Training of Law Students
Demonstrating their investment in the future of Kurdistan’s legal scholars and workers, WOLA initiated a project to give guidance and practical training to law students in Suleymania. The organization arranged a summer course for law students entering fourth year of law study. The course consisted of visiting the courts to see how cases are handled. WOLA contacted the University of Suleymania and offered their assistance in showing students what life is like as a solicitor. The law faculty agreed and sent twenty students to WOLA. These students visited WOLA’s offices, where they were offered seminars on how to practically obtain lawsuits and how to proceed. Shokhan shares, “Sadly what students mostly learn at law schools here is theoretical, and since they will be practicing law they need to see how it is done in practice.” The students were informed them about the anti-domestic violence law and visited women prisons and the directorate of violence. Shokhan explains that the legal curriculum has not changed much over the past few decades but actual day-to-day dealings with the law have changed and are ever changing. When visiting, the courts the students observed WOLA solicitors’ cases and they witnessed argumentations and deliveries in real time. The course was such a success that many other students asked to join. The law faculty also recognized WOLA’s efforts and thanked them by opening a legal clinic within the faculty with WOLA’s guidance. Now Shokhan is acting as a consultant at the faculty. WOLA’s lawyers visit the students and present ongoing cases to them, and the organization’s practical course has now been adopted by the faculty. Tara, another solicitor, and Shokhan are also members of the reconciliation council in the courthouse. They visit the council on Tuesdays and Sundays, and through that line of work Shokhan and Tara meet many women and work to assist with them legal representation.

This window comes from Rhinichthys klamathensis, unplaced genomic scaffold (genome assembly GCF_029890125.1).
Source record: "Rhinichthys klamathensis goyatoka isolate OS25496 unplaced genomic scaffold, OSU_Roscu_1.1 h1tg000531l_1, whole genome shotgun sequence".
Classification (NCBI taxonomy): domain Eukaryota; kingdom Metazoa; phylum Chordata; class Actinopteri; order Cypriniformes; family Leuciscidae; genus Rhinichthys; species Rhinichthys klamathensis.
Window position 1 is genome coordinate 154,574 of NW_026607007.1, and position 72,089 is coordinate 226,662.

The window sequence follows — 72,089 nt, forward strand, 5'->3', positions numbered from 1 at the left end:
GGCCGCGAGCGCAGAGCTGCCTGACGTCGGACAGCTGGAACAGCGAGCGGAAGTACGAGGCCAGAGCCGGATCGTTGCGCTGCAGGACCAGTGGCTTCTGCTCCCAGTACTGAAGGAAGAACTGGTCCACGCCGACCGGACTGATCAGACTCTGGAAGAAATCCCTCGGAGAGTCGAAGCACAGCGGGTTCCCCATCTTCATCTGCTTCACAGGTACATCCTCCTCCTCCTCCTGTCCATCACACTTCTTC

WOLA tries to reach out to those who may need their services through various outlets, aiming to be as visible as possible so women know that they exist and can offer free legal advice. Shokhan explains that they advertise through billboards, brochures and other media outlets, and, since everyone knows that the best advertising is word of mouth, WOLA have experienced that women whom they’ve helped end up recommending them to friends and family and acquaintances. The directorate of violence and other institutions also tend to refer women to WOLA.
Strong Media Presence